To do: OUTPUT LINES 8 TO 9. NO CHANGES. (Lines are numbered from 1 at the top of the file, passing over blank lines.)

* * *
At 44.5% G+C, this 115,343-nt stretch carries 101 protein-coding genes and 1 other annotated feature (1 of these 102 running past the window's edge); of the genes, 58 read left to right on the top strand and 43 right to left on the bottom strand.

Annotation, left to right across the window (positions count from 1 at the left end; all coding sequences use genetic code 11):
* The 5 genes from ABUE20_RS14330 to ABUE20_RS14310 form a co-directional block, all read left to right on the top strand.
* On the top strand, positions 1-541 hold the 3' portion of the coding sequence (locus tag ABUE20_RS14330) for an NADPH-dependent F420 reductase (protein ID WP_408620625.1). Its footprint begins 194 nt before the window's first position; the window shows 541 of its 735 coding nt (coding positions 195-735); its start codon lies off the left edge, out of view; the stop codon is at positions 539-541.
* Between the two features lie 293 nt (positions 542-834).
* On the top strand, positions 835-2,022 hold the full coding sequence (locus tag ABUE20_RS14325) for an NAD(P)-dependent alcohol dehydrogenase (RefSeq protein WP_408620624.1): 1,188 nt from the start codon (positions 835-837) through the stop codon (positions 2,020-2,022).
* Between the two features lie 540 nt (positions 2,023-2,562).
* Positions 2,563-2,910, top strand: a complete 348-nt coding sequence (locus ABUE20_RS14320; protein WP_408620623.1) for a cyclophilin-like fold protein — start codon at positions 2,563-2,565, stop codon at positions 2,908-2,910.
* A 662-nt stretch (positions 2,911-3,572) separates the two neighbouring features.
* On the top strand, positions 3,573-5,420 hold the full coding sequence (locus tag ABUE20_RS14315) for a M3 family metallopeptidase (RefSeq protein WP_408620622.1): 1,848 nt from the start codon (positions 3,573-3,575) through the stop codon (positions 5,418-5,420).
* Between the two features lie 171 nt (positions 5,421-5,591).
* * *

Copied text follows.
* Positions 2,563-2,910, top strand: a complete 348-nt coding sequence (locus ABUE20_RS14320; protein WP_408620623.1) for a cyclophilin-like fold protein — start codon at positions 2,563-2,565, stop codon at positions 2,908-2,910.
* A 662-nt stretch (positions 2,911-3,572) separates the two neighbouring features.